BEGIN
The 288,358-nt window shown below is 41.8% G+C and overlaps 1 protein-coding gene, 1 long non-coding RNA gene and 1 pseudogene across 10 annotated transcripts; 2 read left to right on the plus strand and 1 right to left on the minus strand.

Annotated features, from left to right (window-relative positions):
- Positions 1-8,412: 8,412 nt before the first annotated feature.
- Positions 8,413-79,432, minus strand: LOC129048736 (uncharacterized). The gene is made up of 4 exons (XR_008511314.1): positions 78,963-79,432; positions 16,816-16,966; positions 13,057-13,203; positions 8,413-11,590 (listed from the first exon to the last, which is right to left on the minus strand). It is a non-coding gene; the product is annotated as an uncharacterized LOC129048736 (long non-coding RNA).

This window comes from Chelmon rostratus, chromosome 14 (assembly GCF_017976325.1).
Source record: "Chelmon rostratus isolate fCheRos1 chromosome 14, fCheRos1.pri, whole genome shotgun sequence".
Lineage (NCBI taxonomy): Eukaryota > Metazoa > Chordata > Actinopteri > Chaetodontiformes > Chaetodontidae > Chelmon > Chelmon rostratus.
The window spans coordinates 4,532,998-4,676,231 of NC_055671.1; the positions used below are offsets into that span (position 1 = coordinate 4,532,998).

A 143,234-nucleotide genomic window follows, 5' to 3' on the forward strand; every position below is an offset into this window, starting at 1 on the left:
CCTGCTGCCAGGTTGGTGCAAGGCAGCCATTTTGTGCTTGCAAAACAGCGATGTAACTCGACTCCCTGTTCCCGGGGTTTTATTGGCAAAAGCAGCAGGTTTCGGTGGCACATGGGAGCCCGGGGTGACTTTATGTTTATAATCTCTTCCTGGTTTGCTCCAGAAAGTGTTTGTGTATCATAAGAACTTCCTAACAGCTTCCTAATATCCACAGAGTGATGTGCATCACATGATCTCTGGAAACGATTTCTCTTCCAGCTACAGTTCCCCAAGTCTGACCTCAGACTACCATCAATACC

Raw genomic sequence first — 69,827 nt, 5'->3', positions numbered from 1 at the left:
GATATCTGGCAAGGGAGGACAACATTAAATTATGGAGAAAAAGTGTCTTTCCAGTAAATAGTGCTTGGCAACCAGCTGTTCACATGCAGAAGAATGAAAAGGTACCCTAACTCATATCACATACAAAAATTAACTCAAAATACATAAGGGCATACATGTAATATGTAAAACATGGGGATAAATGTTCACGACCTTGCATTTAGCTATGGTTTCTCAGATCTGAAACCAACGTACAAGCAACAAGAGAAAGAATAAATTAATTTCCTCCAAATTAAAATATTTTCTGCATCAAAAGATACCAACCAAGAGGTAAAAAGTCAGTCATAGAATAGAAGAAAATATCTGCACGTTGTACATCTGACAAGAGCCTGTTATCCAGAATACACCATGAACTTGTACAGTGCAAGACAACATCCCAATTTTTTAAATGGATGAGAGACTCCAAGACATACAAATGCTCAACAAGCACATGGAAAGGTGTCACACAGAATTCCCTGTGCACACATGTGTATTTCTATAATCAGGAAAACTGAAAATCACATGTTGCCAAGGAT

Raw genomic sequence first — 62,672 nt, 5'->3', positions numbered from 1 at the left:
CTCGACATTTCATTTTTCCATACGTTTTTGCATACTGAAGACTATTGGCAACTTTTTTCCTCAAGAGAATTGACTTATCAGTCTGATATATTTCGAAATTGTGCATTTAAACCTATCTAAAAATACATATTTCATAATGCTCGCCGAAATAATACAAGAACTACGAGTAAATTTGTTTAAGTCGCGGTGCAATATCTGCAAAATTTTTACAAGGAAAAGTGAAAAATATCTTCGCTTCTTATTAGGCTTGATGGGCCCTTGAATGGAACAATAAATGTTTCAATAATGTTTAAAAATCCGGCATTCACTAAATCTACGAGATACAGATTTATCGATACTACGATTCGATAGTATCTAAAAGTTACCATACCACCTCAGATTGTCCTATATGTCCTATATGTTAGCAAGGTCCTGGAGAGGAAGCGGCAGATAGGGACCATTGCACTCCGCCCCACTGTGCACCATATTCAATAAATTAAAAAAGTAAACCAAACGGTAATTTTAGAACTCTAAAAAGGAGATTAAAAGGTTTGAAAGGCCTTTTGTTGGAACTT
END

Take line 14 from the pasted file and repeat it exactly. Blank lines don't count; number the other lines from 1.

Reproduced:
CTCGACATTTCATTTTTCCATACGTTTTTGCATACTGAAGACTATTGGCAACTTTTTTCCTCAAGAGAATTGACTTATCAGTCTGATATATTTCGAAATTGTGCATTTAAACCTATCTAAAAATACATATTTCATAATGCTCGCCGAAATAATACAAGAACTACGAGTAAATTTGTTTAAGTCGCGGTGCAATATCTGCAAAATTTTTACAAGGAAAAGTGAAAAATATCTTCGCTTCTTATTAGGCTTGATGGGCCCTTGAATGGAACAATAAATGTTTCAATAATGTTTAAAAATCCGGCATTCACTAAATCTACGAGATACAGATTTATCGATACTACGATTCGATAGTATCTAAAAGTTACCATACCACCTCAGATTGTCCTATATGTCCTATATGTTAGCAAGGTCCTGGAGAGGAAGCGGCAGATAGGGACCATTGCACTCCGCCCCACTGTGCACCATATTCAATAAATTAAAAAAGTAAACCAAACGGTAATTTTAGAACTCTAAAAAGGAGATTAAAAGGTTTGAAAGGCCTTTTGTTGGAACTT